As a matter of fact, in Adobe programs, spot colors used with transparency can wreak havoc with many PDF formats as well. Saving as PDF requires knowing what you are doing and if you are trying to preserve any spot colors.

I’ve often wondered about stock eps formats. I don’t use them enough to care all that much. Technically they should be .ai. But .eps is the lowest common denominator for those using stock in things other than Adobewares. If it looks like it has transparency in it, buyer beware.

An EPS is a different beast, it is PostScript.

PDF is PDF (and NOT PostScript though it can contain PS).

AI files typically have two parts in it, a PDF part and an Illustrator part. Most apps read the PDF part only, so that an AI file appears to them as being an PDF basically. Illustrator of course reads the Illustrator part of the AI file.

To confuse it even more, Illustrator can put an Illustrator part into EPS files, so that they can carry transparency, though EPS doesn’t support unflattened transparency.

Right, that’s why I tried in my post to make a distinction between EPS and Illustrator EPS.

The same dual-component principle applies when saving as PDF in Illustrator. PDF and Illustrator PDF are not the same thing.

Yes, a different beast, but EPS files can also contain bitmapped data that is encapsulated by the PostScript.

Years ago, I was working with a newspaper pagination system that would only accept EPS files. Everything needed to pass through the RIP — even bitmapped (raster) images needed to be saved with PostScript headers and footers if they were to be output separately without being component in a PostScript document.

If I’m following all the feedback on this thread correctly:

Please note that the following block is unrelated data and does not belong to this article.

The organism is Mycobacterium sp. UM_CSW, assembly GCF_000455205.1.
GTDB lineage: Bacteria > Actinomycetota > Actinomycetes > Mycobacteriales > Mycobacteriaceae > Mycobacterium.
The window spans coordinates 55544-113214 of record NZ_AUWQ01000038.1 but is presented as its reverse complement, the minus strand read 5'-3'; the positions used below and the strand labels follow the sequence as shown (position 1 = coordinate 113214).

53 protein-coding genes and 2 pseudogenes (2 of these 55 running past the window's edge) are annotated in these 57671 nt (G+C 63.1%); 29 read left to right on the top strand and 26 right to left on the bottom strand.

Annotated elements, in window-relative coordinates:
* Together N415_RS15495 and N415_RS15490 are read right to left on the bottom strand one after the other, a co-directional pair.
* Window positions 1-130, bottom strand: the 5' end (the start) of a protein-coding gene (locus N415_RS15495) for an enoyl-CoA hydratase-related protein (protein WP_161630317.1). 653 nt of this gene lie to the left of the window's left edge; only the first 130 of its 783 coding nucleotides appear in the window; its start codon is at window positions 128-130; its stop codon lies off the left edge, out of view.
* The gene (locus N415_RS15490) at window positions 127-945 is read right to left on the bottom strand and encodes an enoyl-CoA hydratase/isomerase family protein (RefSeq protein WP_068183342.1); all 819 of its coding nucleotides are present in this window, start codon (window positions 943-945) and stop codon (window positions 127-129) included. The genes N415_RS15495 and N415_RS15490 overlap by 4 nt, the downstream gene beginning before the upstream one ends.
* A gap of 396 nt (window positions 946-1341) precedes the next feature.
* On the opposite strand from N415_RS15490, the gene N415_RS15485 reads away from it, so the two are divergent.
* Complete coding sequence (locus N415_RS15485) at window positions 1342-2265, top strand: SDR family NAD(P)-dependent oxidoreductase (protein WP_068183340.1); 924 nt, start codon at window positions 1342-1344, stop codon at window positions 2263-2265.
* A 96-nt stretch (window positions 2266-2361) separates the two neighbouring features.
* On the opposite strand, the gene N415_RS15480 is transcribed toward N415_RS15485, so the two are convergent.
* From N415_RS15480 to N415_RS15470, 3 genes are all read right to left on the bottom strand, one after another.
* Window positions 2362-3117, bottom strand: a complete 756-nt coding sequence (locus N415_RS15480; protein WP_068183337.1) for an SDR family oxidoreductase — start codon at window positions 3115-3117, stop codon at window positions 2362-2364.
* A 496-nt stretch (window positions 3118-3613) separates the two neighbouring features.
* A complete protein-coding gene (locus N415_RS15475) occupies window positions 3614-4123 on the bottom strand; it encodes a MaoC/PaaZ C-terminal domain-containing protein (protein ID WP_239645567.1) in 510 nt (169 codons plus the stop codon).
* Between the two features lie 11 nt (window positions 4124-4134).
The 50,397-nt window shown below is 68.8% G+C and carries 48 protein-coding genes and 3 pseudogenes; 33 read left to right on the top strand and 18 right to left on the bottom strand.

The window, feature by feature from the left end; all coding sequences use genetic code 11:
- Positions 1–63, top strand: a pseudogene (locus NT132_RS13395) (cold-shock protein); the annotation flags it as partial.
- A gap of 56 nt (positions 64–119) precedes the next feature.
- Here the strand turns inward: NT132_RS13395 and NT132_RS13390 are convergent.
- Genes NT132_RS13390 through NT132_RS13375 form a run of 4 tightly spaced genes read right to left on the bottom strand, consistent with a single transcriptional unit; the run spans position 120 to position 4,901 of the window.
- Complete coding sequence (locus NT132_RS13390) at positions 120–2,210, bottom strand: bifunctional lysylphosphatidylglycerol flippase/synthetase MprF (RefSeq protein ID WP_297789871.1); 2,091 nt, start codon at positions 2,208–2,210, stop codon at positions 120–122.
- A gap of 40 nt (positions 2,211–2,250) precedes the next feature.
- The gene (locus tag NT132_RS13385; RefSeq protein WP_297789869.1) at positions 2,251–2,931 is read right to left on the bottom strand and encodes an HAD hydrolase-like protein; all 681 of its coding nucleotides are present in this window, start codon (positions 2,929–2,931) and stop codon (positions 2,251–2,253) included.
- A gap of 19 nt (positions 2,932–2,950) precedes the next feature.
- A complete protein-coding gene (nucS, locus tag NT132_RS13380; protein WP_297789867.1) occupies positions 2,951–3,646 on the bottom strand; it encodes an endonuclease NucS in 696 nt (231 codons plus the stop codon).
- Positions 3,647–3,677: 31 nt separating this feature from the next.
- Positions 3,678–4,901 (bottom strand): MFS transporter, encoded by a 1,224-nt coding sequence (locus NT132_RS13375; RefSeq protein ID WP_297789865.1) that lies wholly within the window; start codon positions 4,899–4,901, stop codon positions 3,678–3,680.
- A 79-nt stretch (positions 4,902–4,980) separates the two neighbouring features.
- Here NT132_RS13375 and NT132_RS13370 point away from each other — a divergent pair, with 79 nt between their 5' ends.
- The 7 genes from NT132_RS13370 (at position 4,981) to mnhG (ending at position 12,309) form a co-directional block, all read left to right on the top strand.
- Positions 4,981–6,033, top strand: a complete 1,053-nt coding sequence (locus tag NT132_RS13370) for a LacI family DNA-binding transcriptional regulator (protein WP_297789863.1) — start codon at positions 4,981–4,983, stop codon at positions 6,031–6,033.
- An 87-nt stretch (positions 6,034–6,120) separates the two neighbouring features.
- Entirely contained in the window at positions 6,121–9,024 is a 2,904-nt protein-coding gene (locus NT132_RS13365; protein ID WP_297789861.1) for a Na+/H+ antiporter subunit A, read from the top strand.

Ai > PDF > EPS > Raster

What exportable vector graphic data languages are used in PDF and EPS besides PostScript?

What I’m getting from this is that unless a logo is a raster image on Illustrator (for some reason), then it’s okay to save it in EPS (besides ai. .pdf. etc.) If it’s just vector, and therefore there is not transparency, then it shouldn’t be a problem??

No. Illustrator has transparency capabilities that do not involve imported raster imagery. Those capabilities could still be considered vector — just not PostScript compatible. PostScript and, by extension, EPS do not support these Illustrator capabilities.

EPS is an outdated, obsolete and antiquated format. Unless one has a specific reason for saving something as EPS, don’t.

Yes, if you are not dealing with transparency, you’re options are greatly expanded. I wouldn’t trust delivering a logo with transparency in any format other than PNG. But then it wouldn’t be scalable.

It really depends on the problem you are trying to solve. I said EPS offers more backward compatibility. That’s only a solution if you are trying to make the logo compatible with the oldest possible software. But if you are trying to make the logo compatible with the widest variety of software and still be scalable, PDF is the way to go. Raster formats might be compatible with an even wider variety of software, but they are not scalable.

If you want to make the logo scalable and compatible for browser display without having to convert it, SVG is the way to go. But SVG isn’t as compatible with as much software as PDF. If you want to make the logo most editable, Ai is the way to go. But Ai is the least compatible with other software.